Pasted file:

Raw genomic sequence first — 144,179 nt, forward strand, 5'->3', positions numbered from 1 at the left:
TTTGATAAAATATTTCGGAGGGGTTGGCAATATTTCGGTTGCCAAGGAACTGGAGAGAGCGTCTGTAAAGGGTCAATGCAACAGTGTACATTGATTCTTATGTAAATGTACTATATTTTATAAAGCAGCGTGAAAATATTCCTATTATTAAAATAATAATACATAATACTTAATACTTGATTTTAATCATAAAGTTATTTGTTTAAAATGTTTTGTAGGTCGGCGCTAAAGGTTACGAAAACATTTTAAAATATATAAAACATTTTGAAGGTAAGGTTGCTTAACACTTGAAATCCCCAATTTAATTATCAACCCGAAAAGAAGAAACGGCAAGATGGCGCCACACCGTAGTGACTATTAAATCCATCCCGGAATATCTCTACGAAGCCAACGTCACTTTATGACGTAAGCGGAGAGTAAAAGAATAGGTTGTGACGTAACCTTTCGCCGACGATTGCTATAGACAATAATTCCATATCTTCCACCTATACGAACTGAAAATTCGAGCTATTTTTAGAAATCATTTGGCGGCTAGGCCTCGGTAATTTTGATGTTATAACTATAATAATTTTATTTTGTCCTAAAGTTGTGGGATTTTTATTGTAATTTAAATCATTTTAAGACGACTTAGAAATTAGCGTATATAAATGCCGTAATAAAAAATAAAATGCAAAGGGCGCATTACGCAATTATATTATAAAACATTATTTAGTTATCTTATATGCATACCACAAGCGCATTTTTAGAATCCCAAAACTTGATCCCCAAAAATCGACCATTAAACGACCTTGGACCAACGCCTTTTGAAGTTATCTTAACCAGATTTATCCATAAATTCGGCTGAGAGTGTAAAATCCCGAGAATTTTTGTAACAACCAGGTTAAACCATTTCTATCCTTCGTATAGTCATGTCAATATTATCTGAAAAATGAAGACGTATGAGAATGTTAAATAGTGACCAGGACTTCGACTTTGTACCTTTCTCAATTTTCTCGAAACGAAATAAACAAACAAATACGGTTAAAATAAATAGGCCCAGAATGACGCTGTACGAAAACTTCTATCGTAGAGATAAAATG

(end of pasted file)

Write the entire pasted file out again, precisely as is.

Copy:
Raw genomic sequence first — 144,179 nt, forward strand, 5'->3', positions numbered from 1 at the left:
TTTGATAAAATATTTCGGAGGGGTTGGCAATATTTCGGTTGCCAAGGAACTGGAGAGAGCGTCTGTAAAGGGTCAATGCAACAGTGTACATTGATTCTTATGTAAATGTACTATATTTTATAAAGCAGCGTGAAAATATTCCTATTATTAAAATAATAATACATAATACTTAATACTTGATTTTAATCATAAAGTTATTTGTTTAAAATGTTTTGTAGGTCGGCGCTAAAGGTTACGAAAACATTTTAAAATATATAAAACATTTTGAAGGTAAGGTTGCTTAACACTTGAAATCCCCAATTTAATTATCAACCCGAAAAGAAGAAACGGCAAGATGGCGCCACACCGTAGTGACTATTAAATCCATCCCGGAATATCTCTACGAAGCCAACGTCACTTTATGACGTAAGCGGAGAGTAAAAGAATAGGTTGTGACGTAACCTTTCGCCGACGATTGCTATAGACAATAATTCCATATCTTCCACCTATACGAACTGAAAATTCGAGCTATTTTTAGAAATCATTTGGCGGCTAGGCCTCGGTAATTTTGATGTTATAACTATAATAATTTTATTTTGTCCTAAAGTTGTGGGATTTTTATTGTAATTTAAATCATTTTAAGACGACTTAGAAATTAGCGTATATAAATGCCGTAATAAAAAATAAAATGCAAAGGGCGCATTACGCAATTATATTATAAAACATTATTTAGTTATCTTATATGCATACCACAAGCGCATTTTTAGAATCCCAAAACTTGATCCCCAAAAATCGACCATTAAACGACCTTGGACCAACGCCTTTTGAAGTTATCTTAACCAGATTTATCCATAAATTCGGCTGAGAGTGTAAAATCCCGAGAATTTTTGTAACAACCAGGTTAAACCATTTCTATCCTTCGTATAGTCATGTCAATATTATCTGAAAAATGAAGACGTATGAGAATGTTAAATAGTGACCAGGACTTCGACTTTGTACCTTTCTCAATTTTCTCGAAACGAAATAAACAAACAAATACGGTTAAAATAAATAGGCCCAGAATGACGCTGTACGAAAACTTCTATCGTAGAGATAAAATG